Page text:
MOSCOW, Russia – Russian tracking devices are able to monitor the behavior of most foreign satellites in the geostationary orbit, according to a document from the Spacewalk Science Center.
The geostationary orbit is a circular orbit about 36,000 kilometers above sea level, located above the Earth’s equator, where satellites orbit around the planet’s axis. About 600 media satellites operate in this orbit.
The document notes that the majority of foreign space vehicles in the geostationary orbit are within the control zone of the Russian automated warning system for dangerous situations in space near Earth. The telescopes included in the system are located in Russia, Armenia and Brazil.
Previously, Roscosmos representative Yuri Makarov stated that the Russian space control system is now comparable to the US Earth orbit monitoring system. In low orbit, the Russian system traces about 6,000 objects, compared to 10,300 by the United States. But in high orbit, Russia controls the flight of 7,600 devices, in the face of the 4,700 tracked by the Americans.
The main task of the Russian Automated Warning System for Space Hazards is the detection of the approach of space debris and devices, the identification of the destruction of space devices in orbit, and the tracking of potentially dangerous objects.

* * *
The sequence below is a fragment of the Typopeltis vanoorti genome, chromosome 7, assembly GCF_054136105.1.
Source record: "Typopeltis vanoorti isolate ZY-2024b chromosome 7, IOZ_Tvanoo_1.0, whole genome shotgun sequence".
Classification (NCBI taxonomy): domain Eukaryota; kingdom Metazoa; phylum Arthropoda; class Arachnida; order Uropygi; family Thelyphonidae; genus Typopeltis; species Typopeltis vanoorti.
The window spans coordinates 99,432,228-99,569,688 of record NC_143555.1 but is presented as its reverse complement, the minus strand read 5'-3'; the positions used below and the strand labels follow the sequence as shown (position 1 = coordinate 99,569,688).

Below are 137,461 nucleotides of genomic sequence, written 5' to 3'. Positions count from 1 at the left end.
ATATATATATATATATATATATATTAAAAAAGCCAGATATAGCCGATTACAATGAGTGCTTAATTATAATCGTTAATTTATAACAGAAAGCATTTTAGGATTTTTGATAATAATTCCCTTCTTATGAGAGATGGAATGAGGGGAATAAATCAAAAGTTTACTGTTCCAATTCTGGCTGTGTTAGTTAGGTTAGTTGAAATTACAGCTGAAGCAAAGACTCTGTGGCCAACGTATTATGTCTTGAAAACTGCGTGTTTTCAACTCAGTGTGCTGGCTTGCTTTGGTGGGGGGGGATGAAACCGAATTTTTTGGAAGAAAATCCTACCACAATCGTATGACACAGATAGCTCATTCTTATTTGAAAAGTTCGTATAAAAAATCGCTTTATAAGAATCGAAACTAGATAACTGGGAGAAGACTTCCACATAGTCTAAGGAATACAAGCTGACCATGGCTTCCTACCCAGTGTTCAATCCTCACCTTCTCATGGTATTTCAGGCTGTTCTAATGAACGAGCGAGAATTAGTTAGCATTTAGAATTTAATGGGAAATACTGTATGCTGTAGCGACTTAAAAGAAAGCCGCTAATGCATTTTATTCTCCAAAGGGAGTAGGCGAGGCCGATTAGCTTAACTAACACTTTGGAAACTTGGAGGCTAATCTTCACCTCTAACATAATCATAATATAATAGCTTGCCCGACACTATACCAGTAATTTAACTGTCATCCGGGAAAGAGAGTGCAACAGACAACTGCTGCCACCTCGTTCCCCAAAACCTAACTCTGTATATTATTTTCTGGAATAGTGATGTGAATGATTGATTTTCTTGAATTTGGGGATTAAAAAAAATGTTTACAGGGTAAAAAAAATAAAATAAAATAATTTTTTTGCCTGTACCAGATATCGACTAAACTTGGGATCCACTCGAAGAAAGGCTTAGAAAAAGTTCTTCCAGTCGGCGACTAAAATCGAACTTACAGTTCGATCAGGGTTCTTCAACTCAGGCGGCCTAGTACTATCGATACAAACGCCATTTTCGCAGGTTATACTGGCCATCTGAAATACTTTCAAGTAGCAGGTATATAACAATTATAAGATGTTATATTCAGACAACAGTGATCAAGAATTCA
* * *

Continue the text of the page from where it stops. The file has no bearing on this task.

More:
The system uses optical-electronic equipment, including telescopes. They are intended to automatically detect space debris and devices, determine their coordinates, as well as transmit the coordinates received and other information to the data collection and processing center.
This news come as the first Kalamsat-V2 Indian satellite, assembled by students in less than a week and launched into orbit around the Earth in 2019, weighs only 1.26 kg.
The Kalamsat-V2 has the shape of a cube with edges of 10 centimeters and is the lightest satellite in the world.
Along with it, the launch vehicle PSLV-44 sent into space a 740 kg Indian military satellite, the Microsat-R, designed to photograph the planet with high precision devices.
The first version of the Kalamsat satellite was created by students and students from the state of Tamil Nadu in 2017. It weighed only 64 g, but unlike Kalamsat-V2, it never reached Earth’s orbit. Both satellites pay homage to Dr. Abdul Kalam, who led the work of creating the first Indian launch vehicles.